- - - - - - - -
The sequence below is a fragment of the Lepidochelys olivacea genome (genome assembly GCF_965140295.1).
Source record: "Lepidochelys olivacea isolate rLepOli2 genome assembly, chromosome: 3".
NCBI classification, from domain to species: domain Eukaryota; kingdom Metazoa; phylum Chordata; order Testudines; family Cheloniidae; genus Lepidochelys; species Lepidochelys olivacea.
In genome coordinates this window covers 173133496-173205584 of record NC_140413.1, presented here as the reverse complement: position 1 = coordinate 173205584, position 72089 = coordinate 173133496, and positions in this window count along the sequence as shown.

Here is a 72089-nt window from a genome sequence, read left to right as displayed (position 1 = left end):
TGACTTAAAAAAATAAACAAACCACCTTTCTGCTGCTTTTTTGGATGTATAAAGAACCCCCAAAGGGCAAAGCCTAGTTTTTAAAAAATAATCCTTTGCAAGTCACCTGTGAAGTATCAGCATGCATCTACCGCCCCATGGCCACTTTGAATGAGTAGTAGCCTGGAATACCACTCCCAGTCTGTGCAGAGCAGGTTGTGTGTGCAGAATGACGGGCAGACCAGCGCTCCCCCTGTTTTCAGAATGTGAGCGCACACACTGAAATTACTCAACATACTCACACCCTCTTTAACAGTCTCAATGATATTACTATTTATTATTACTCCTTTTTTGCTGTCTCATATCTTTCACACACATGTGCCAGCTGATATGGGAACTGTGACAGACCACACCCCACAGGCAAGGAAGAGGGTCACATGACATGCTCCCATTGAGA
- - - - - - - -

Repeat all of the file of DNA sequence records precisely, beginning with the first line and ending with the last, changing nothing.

The sequence below is a fragment of the Lepidochelys olivacea genome (genome assembly GCF_965140295.1).
Source record: "Lepidochelys olivacea isolate rLepOli2 genome assembly, chromosome: 3".
NCBI classification, from domain to species: domain Eukaryota; kingdom Metazoa; phylum Chordata; order Testudines; family Cheloniidae; genus Lepidochelys; species Lepidochelys olivacea.
In genome coordinates this window covers 173133496-173205584 of record NC_140413.1, presented here as the reverse complement: position 1 = coordinate 173205584, position 72089 = coordinate 173133496, and positions in this window count along the sequence as shown.

Here is a 72089-nt window from a genome sequence, read left to right as displayed (position 1 = left end):
TGACTTAAAAAAATAAACAAACCACCTTTCTGCTGCTTTTTTGGATGTATAAAGAACCCCCAAAGGGCAAAGCCTAGTTTTTAAAAAATAATCCTTTGCAAGTCACCTGTGAAGTATCAGCATGCATCTACCGCCCCATGGCCACTTTGAATGAGTAGTAGCCTGGAATACCACTCCCAGTCTGTGCAGAGCAGGTTGTGTGTGCAGAATGACGGGCAGACCAGCGCTCCCCCTGTTTTCAGAATGTGAGCGCACACACTGAAATTACTCAACATACTCACACCCTCTTTAACAGTCTCAATGATATTACTATTTATTATTACTCCTTTTTTGCTGTCTCATATCTTTCACACACATGTGCCAGCTGATATGGGAACTGTGACAGACCACACCCCACAGGCAAGGAAGAGGGTCACATGACATGCTCCCATTGAGA